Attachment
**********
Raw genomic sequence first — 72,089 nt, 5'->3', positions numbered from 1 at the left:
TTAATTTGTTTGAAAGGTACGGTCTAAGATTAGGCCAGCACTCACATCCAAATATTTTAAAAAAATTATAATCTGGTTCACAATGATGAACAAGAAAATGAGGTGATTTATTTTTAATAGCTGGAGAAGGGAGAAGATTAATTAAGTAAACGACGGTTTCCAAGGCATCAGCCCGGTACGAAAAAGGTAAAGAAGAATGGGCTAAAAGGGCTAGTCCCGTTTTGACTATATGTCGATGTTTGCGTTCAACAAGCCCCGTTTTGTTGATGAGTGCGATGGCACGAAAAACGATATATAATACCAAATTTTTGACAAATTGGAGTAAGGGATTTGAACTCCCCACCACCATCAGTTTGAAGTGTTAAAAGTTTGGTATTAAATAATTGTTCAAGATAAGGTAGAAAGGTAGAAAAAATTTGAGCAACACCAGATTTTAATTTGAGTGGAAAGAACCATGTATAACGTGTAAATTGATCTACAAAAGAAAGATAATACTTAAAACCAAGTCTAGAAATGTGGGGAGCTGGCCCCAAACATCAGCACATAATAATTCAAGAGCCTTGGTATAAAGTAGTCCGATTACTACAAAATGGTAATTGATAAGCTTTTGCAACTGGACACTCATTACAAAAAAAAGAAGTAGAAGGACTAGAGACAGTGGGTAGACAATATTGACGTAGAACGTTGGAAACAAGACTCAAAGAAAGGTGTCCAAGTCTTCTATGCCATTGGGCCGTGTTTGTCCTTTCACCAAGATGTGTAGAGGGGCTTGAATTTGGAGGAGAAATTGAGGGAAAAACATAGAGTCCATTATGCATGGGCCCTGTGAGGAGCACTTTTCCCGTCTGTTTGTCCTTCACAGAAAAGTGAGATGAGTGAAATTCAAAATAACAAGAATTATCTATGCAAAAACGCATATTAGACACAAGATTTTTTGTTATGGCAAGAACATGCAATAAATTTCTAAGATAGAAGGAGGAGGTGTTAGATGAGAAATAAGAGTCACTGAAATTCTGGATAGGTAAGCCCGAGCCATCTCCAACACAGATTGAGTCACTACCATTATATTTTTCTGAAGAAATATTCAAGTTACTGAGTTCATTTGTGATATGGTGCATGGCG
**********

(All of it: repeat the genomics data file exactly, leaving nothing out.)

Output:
Raw genomic sequence first — 72,089 nt, 5'->3', positions numbered from 1 at the left:
TTAATTTGTTTGAAAGGTACGGTCTAAGATTAGGCCAGCACTCACATCCAAATATTTTAAAAAAATTATAATCTGGTTCACAATGATGAACAAGAAAATGAGGTGATTTATTTTTAATAGCTGGAGAAGGGAGAAGATTAATTAAGTAAACGACGGTTTCCAAGGCATCAGCCCGGTACGAAAAAGGTAAAGAAGAATGGGCTAAAAGGGCTAGTCCCGTTTTGACTATATGTCGATGTTTGCGTTCAACAAGCCCCGTTTTGTTGATGAGTGCGATGGCACGAAAAACGATATATAATACCAAATTTTTGACAAATTGGAGTAAGGGATTTGAACTCCCCACCACCATCAGTTTGAAGTGTTAAAAGTTTGGTATTAAATAATTGTTCAAGATAAGGTAGAAAGGTAGAAAAAATTTGAGCAACACCAGATTTTAATTTGAGTGGAAAGAACCATGTATAACGTGTAAATTGATCTACAAAAGAAAGATAATACTTAAAACCAAGTCTAGAAATGTGGGGAGCTGGCCCCAAACATCAGCACATAATAATTCAAGAGCCTTGGTATAAAGTAGTCCGATTACTACAAAATGGTAATTGATAAGCTTTTGCAACTGGACACTCATTACAAAAAAAAGAAGTAGAAGGACTAGAGACAGTGGGTAGACAATATTGACGTAGAACGTTGGAAACAAGACTCAAAGAAAGGTGTCCAAGTCTTCTATGCCATTGGGCCGTGTTTGTCCTTTCACCAAGATGTGTAGAGGGGCTTGAATTTGGAGGAGAAATTGAGGGAAAAACATAGAGTCCATTATGCATGGGCCCTGTGAGGAGCACTTTTCCCGTCTGTTTGTCCTTCACAGAAAAGTGAGATGAGTGAAATTCAAAATAACAAGAATTATCTATGCAAAAACGCATATTAGACACAAGATTTTTTGTTATGGCAAGAACATGCAATAAATTTCTAAGATAGAAGGAGGAGGTGTTAGATGAGAAATAAGAGTCACTGAAATTCTGGATAGGTAAGCCCGAGCCATCTCCAACACAGATTGAGTCACTACCATTATATTTTTCTGAAGAAATATTCAAGTTACTGAGTTCATTTGTGATATGGTGCATGGCG